Madeline Hyde, a young socialite from Philadelphia, reluctantly follows her husband and their best friend to the tiny village of Drumnadrochit in search of the Loch Ness monster—at the same time that a very real monster, Hitler, wages war against the Allied Forces. Despite German warplanes flying overhead and scarce food rations (and even scarcer stockings), what Maddie discovers—about the larger world and about herself—through the unlikely friendships she develops with the villagers, opens her eyes not only to the dark forces that exist around her but to the beauty and surprising possibilities as well.Tutu comments: I wasn't sure that I liked this one as it started. I found the three main characters stereotyped and obnoxious. However, as the story unfolded and Maddie is forced to face life's realities without the money or social backing she was used to in the US, I found myself rooting for her and hoping that she would survive the wartime experience, and the apprarent and devastating betrayals of husband and friend.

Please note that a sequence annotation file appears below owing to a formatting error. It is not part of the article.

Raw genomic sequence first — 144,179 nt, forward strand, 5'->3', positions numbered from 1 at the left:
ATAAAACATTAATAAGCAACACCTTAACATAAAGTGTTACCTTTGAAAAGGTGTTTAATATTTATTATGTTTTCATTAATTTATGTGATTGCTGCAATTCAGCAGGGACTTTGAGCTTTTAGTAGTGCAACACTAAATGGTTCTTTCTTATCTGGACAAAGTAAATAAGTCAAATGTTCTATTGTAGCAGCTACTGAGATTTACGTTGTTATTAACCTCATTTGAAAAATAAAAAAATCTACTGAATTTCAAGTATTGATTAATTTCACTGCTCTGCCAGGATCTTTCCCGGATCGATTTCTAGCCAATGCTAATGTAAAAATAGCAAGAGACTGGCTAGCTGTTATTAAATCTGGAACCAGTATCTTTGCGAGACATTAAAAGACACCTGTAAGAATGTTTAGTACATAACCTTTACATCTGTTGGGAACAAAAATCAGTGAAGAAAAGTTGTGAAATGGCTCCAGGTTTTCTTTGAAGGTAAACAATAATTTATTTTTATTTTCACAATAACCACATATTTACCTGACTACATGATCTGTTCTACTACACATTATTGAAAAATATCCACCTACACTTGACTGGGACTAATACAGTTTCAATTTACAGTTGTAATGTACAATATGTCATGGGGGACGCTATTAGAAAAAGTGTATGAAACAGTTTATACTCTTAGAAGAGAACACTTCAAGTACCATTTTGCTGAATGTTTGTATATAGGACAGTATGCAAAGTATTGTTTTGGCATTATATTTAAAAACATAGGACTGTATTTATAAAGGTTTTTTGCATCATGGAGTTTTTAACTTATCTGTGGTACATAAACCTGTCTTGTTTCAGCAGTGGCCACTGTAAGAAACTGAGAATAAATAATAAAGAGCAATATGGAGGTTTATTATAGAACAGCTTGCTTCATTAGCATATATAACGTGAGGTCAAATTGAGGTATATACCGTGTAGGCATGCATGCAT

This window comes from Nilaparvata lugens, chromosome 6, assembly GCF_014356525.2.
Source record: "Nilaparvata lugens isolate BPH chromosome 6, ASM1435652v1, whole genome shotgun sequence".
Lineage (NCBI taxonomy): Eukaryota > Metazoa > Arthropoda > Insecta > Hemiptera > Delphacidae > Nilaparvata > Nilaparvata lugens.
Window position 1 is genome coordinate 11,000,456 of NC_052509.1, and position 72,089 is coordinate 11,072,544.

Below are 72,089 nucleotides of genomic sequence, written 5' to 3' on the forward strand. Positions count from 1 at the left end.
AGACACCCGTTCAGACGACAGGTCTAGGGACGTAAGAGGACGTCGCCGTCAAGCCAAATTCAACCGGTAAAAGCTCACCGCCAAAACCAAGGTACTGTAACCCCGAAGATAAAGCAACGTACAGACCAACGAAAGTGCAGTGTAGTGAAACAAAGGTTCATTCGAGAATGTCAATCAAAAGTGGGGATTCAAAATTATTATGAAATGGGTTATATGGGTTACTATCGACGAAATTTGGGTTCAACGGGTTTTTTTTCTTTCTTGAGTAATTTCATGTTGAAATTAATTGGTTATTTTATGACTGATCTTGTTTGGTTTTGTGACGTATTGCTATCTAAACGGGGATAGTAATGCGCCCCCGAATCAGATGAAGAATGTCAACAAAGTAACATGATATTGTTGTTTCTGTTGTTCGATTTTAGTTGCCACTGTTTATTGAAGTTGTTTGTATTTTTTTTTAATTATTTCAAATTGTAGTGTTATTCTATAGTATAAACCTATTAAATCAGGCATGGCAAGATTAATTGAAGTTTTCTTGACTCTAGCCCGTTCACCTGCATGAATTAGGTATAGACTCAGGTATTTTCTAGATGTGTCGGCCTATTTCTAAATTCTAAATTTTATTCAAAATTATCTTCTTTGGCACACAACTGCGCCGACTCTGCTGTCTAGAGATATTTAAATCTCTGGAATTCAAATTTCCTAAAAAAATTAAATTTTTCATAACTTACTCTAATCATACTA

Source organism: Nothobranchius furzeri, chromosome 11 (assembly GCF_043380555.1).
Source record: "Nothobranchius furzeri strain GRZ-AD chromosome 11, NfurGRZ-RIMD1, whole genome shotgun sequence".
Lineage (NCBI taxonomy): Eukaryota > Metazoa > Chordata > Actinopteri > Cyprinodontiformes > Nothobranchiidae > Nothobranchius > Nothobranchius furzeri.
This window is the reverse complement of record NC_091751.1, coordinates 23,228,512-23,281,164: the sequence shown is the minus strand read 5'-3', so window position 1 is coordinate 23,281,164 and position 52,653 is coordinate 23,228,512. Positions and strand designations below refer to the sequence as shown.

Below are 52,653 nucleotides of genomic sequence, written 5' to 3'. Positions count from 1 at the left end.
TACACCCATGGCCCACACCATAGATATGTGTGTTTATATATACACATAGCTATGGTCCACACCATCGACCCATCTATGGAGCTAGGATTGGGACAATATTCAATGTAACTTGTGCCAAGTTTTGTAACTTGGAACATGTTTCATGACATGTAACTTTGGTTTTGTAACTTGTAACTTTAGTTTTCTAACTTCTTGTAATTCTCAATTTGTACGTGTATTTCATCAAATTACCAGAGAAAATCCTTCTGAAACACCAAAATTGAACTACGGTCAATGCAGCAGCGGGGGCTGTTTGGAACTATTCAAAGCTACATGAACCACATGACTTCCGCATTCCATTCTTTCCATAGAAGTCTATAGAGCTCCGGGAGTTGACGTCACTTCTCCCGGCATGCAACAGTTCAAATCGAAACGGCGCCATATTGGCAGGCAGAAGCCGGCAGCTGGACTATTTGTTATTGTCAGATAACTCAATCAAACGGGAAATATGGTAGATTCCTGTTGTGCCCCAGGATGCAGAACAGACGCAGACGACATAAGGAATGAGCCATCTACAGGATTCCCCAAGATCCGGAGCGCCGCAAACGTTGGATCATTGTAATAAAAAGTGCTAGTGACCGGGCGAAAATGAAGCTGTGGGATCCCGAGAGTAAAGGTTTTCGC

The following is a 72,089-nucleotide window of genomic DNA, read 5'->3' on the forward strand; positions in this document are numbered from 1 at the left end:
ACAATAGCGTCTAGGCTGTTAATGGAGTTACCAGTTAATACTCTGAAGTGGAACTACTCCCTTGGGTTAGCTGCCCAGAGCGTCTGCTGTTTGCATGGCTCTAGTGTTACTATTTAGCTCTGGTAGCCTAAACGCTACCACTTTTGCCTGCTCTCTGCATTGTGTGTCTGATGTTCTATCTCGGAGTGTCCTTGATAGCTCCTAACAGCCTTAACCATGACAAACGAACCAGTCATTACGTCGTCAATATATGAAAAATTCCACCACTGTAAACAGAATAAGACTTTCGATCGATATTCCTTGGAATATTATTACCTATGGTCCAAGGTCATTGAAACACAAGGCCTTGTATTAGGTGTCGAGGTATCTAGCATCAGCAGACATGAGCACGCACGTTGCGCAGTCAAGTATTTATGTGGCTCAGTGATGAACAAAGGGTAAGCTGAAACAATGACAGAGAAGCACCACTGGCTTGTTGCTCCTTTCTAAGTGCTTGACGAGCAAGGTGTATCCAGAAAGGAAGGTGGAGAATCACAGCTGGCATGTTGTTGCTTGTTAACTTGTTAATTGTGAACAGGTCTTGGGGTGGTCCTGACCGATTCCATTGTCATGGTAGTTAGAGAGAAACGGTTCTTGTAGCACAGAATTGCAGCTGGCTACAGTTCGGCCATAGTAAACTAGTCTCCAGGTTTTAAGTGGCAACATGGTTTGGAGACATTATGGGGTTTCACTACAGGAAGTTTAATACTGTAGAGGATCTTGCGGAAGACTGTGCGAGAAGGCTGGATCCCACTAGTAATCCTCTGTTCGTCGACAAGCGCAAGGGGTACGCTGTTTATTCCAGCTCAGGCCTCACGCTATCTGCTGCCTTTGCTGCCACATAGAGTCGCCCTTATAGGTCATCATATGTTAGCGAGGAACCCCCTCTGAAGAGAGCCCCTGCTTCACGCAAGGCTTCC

It's a beautiful story, with romantic characters, heart-stopping episodes of violence and loyalty, and the opportunity to absorb some history as well. I only wish the characters hadn't been typecast as rich, spoiled brat Americans. That character drawing made it just a bit too hard to accept. It's still a good solid read, but certainly not Pulitzer material.
Title: At the Water's Edge
Author: Sara Gruen
Publisher: Spiegel & Grau (2015), 368 pages
Genre: Literary Fiction
Subject: Loch Ness monster
Setting: Scotland during World War II
Source: Public library
Why did I read this book now? It was being considered for the Maine Reader's Choice Longlist.